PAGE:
Table of Contents:
- How Do I Enroll in Original Medicare?
- Do I Have to Enroll in Medicare Part B?
- How Do I Enroll in a Medicare Advantage Plan?
- How Do I Enroll in Medicare Part D?
- How Do I Enroll in a Medigap Plan?
- Will I Have to Re-enroll in Medicare Each Year?
For individuals who receive Social Security or Railroad Retirement Board (RRB) benefits, enrolling in Medicare Part A and Part B is as simple as turning 65. Three months prior to your 65th birthday, you’ll receive a Medicare ID card in the mail. You will be automatically enrolled in Part A and Part B. You will have until three months after your birthday to opt out of Part B and choose Medicare Advantage (Part C) coverage and/or a Prescription Drug Plan (Part D). For example, if you turn 65 in June, your initial Medicare enrollment period will run from March through September of that year.
Seniors who are not already receiving Social Security or RRB benefits three months before turning 65 will need to apply to receive Part A and Part B coverage at that time. You can do so online or visit your local Social Security Administration office to apply.
Disabled Americans who are under 65 are automatically enrolled after 24 months of receiving disability benefits from Social Security or RRB. They can opt out of Part B and/or select additional Medicare Advantage and/or Part D coverage during the three months following their 25th month of disability.
Americans with ALS will be automatically enrolled in Medicare Part A and Part B the month their disability benefits begin. Americans with ESRD may enroll in Medicare Part A and Part B and will see coverage begin after three months of dialysis treatment. Coverage can begin during the first month if you opt for at-home dialysis treatments.
No. Enrolling in Medicare Part B is optional. If you decide not to enroll in Medicare Part B when you turn 65, you can enroll during the annual enrollment period (AEP) each year. This period typically runs from October 15th to December 7th. Coverage updates go into effect on January 1st.
You will pay a late-enrollment premium — an additional 10% each year — for every year you wait to enroll. You will not have to pay this fee, however, if you opted out of Part B because you were already covered by an employer or your spouse’s employer.
If you do not qualify for premium-free Part A, you have to enroll in Part B to buy Part A coverage.
You first become eligible to enroll in a Medicare Advantage plan when you become eligible for Medicare. During the seven-month period beginning three months before your 65th birthday, you have the option to either select a combination of Part A, Part B, and Part D, or a Medicare Advantage plan.
Your selection of Medicare Advantage plans will vary based on where you live. You can review your options with Medicare’s online Plan Finder tool or contact your State Health Insurance Assistance Program for additional support.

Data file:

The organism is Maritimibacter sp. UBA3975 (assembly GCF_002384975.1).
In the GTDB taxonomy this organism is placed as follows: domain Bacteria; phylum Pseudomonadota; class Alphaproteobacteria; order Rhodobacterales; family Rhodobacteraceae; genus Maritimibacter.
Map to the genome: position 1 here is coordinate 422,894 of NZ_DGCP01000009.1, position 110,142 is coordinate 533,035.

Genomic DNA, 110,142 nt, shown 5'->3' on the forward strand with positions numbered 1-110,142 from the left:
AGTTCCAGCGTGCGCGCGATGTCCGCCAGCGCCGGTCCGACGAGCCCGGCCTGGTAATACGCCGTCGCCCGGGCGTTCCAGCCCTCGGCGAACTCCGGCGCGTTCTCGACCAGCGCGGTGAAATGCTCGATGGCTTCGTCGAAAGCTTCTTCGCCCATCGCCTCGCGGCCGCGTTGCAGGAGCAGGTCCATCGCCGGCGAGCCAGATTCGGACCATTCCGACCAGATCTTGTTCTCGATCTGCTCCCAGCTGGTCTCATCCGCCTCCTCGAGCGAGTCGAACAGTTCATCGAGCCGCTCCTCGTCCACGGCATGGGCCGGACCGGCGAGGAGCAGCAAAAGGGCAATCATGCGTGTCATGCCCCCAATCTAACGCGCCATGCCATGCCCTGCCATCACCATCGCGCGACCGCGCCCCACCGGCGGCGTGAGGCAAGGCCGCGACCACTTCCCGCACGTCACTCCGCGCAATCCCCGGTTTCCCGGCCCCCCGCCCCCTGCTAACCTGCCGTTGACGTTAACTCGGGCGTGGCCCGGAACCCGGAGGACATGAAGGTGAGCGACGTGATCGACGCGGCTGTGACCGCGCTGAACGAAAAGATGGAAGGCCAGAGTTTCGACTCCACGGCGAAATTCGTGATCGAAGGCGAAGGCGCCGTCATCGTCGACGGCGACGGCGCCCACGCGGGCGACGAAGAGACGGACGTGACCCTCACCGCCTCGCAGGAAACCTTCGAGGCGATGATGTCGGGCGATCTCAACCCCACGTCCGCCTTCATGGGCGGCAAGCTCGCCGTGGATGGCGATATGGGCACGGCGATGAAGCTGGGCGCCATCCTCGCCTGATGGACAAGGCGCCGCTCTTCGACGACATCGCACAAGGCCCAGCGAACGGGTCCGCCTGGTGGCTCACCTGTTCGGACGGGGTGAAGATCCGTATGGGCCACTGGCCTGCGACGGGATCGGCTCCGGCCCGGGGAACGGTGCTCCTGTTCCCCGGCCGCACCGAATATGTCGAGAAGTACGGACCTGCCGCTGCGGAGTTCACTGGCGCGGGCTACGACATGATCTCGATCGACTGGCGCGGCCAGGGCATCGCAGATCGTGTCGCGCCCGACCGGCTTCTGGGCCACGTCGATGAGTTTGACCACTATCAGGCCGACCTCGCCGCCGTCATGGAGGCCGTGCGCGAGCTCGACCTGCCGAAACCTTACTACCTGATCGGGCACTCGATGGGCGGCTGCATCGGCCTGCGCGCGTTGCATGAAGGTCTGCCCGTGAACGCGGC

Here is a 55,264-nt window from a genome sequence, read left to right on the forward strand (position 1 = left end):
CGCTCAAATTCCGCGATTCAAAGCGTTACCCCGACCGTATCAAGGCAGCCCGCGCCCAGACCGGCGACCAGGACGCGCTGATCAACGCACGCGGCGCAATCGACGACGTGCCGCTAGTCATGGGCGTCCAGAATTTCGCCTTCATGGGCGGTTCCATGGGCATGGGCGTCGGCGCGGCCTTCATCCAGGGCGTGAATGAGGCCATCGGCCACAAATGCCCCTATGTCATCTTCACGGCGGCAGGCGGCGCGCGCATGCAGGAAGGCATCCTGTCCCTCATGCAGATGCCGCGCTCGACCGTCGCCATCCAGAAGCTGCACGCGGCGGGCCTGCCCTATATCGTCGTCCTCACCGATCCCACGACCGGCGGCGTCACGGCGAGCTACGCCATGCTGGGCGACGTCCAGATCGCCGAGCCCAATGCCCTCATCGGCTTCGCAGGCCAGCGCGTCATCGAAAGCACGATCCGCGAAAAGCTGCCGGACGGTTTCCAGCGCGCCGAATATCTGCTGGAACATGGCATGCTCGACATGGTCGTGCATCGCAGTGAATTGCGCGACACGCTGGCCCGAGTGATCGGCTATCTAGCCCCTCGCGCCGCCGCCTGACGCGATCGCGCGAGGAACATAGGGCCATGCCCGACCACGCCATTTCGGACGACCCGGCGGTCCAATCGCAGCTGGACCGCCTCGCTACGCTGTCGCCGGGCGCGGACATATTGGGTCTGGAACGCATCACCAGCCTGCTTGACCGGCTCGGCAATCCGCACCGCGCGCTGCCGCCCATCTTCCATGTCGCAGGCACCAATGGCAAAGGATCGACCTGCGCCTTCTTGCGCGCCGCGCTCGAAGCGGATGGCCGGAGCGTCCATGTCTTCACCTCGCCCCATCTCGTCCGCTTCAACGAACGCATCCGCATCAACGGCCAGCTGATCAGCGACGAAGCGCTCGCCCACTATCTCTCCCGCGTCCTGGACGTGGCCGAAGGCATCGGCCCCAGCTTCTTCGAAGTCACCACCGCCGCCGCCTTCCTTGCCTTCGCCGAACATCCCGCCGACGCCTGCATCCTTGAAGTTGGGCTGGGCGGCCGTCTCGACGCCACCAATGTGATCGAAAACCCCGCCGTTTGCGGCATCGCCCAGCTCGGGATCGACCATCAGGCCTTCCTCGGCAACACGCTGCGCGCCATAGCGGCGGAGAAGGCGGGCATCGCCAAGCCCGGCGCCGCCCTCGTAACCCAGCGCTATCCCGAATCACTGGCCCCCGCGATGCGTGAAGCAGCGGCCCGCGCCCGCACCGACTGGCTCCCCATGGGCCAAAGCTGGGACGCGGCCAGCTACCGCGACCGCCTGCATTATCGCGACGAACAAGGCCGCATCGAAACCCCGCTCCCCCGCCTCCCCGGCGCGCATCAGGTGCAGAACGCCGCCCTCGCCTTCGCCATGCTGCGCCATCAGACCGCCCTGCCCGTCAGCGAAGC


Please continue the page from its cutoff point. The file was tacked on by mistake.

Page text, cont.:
Medicare Advantage enrollees have access to an additional enrollment period each year. In 2021, the Medicare Advantage Open Enrollment Period (MAOEP) runs from January 1st to March 31st. During the MAOEP, Medicare Advantage enrollees can select a new Medicare Advantage plan or revert back to Original Medicare. If necessary, enrollees who revert to Original Medicare can select Part D coverage during this period. Changes go into effect on the first day of the following month.
You can enroll in Medicare Part D as soon as you’re eligible for Medicare. During the seven-month period beginning three months before your 65th birthday, you have the option to either select a combination of Medicare Part A, Part B, and Part D, or a Medicare Advantage plan. Disabled Americans can make this same selection during the seven-month period beginning on the first day of their 22nd month of treatment. Americans with ALS and ESDR only have to receive benefits for five months to become eligible.
Regardless of your medical history, you can switch to a different PDP during the AEP each fall.
You are first eligible to enroll in a Medigap policy during the six-month period beginning the month you turn 65 and enroll in Medicare Part B. During this period, private insurance providers must sell you a Medigap policy at the best possible rate — regardless of your health status — and they cannot deny you coverage. Providers are also barred from imposing a waiting period because of pre-existing conditions. It is generally best to enroll in a Medigap plan during this period. Depending on your home state, it may be the only guaranteed issue period you experience.
Unless you are enrolled in a Medicare Savings Program (MSP), you don’t need to enroll in Medicare every year. You will, however, have an annual opportunity to review your coverage and change plans if necessary. It is important to conduct these reviews because costs, coverage details, and drug formularies can change every year.
MSP members will receive a renewal notice in the mail explaining how to re-apply and re-qualify for membership. The process varies based on carrier and state.
Information adapted from the Centers for Medicare & Medicaid Services